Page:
FYI Travelers United’s feed doesn’t validate so I could not add it, there is some custom tag that shows up a few times in the RSS feed.

    The other two are added. I should also check out people’s weekly summaries of notable posts around the internet to look for sites that I don’t have.

  3. Bob says:

    I’ll be sure to check it out as long as it filters out those worthless blogs that just pump credit cards

    1. Iolaire McFadden says:

      Bob, it doesn’t do any content filtering so you will see sites with credit cards and when a new card is released you will see it many times on all the various blogs. With Seth’s Hack.Travel site he was trying to prevent exactly that and I think he found it to time consuming or technologically challenging to do the filtering. I didn’t go that route opting instead to just scroll past the content that I don’t care about.

  4. Valid effort. I will link to this post but not to the aggregator site directly at its current form.

    Suggestions to improve:

    1) For me to figure out which blog it is, I must hover over the headline. That’s a no no. Readers must be able to see which blog it is as for many we don’t give a damn, why should we waste time to hover over the headlines
    2) By having the headline and the name of the blog…it should be enough, no need for any snippets! This way we get a lot more blog posts on the first screen without having go scroll too many times to see older posts.
    3) and do a decent job. But they are NOT comprehensive. Maybe yours can be? Some of the blogs they include do make me smh and go WTF!


    1. Iolaire McFadden says:

      @TravelBloggerBuzz thanks for the feedback.

      Regarding #1 I’ve added the author and the site name before the summary.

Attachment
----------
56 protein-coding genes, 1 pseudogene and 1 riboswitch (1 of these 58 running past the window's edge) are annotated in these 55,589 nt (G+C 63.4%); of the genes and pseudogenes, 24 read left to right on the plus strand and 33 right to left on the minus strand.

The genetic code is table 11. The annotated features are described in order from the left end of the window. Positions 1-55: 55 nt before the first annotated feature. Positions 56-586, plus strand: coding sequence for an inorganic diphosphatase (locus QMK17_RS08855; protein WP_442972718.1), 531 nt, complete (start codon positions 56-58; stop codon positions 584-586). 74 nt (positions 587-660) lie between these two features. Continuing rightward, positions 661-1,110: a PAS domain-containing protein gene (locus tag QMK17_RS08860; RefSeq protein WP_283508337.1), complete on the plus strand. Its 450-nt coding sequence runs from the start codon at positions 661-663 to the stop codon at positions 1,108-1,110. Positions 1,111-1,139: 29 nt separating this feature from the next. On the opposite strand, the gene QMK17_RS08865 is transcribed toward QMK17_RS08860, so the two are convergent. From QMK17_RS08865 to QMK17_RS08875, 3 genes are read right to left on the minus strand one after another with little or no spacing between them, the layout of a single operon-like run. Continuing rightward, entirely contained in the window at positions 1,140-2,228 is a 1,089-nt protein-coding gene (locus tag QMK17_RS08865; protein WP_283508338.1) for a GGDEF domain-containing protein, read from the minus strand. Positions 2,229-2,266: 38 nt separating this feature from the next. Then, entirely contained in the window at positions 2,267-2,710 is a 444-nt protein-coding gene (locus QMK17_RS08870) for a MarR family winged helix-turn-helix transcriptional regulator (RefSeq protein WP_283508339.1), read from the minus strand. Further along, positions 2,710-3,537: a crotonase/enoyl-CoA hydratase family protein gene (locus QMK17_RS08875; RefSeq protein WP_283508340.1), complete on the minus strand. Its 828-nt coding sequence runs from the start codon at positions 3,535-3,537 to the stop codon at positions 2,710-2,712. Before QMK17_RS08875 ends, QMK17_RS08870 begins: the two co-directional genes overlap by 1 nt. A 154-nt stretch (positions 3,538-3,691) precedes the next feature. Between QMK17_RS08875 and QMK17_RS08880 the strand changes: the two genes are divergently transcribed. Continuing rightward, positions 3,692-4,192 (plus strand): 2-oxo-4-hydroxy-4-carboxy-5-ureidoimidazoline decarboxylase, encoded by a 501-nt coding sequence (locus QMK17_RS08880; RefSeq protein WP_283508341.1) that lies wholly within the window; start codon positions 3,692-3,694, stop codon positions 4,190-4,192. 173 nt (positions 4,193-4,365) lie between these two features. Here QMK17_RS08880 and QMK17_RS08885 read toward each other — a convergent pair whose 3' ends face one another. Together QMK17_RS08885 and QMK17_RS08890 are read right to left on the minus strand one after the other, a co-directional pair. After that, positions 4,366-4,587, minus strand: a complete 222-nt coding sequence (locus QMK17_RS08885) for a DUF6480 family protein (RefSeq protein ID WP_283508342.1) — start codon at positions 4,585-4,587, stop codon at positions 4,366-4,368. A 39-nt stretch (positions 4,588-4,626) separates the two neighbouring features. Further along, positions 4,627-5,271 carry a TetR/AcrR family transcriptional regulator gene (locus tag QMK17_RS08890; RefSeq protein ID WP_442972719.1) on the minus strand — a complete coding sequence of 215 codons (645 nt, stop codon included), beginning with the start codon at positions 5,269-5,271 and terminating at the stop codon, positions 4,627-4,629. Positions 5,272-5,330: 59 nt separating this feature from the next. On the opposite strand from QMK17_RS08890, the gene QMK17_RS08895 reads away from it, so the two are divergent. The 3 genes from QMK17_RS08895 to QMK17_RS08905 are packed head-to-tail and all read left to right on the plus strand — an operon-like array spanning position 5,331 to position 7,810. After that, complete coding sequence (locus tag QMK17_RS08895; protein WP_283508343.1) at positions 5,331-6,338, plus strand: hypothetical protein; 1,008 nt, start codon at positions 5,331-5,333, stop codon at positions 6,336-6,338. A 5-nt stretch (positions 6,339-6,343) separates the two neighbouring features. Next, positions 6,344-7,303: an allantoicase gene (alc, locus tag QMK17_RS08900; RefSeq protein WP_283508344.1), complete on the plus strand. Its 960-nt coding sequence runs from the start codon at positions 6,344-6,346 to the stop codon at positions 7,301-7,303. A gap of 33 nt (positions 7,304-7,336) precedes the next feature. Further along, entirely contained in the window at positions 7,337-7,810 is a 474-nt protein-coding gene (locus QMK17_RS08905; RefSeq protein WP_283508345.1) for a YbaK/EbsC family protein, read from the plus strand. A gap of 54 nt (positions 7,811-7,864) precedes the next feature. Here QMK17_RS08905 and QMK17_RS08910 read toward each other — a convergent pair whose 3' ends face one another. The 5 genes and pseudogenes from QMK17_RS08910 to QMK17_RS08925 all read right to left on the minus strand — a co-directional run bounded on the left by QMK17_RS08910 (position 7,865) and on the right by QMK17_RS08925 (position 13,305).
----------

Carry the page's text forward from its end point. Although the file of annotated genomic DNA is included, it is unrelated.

#2 is not something I’d do given my reading style – I consume a huge amount of online content via RSS feeds, think the old google reader (I use now) where I scan all posts in categories (news, travel, tech, etc) scrolling by the title and the summary quickly and then if the story captures my interest I click on and read the full story. I understand why people might want only the title but from my style I also want to see the summary. Maybe the best way to describe needing the summary is it allows me to know a little bit about what is behind a clickbait title to figure out if the content is of intrest.

      Now seeing people provide feedback on the website (versus the Facebook posts or RSS feed) does make me think I need to spend a bit more time on a better template that displays the content better. Zero effort went into the template because the website is not something I’m consuming directly. A more compact layout with one post on top of each other, with the post taking up most of the page so most posts are on two lines would be much cleaner and allow many more posts on the page.

      #3 of interest it looks like both those sites are using the same theme.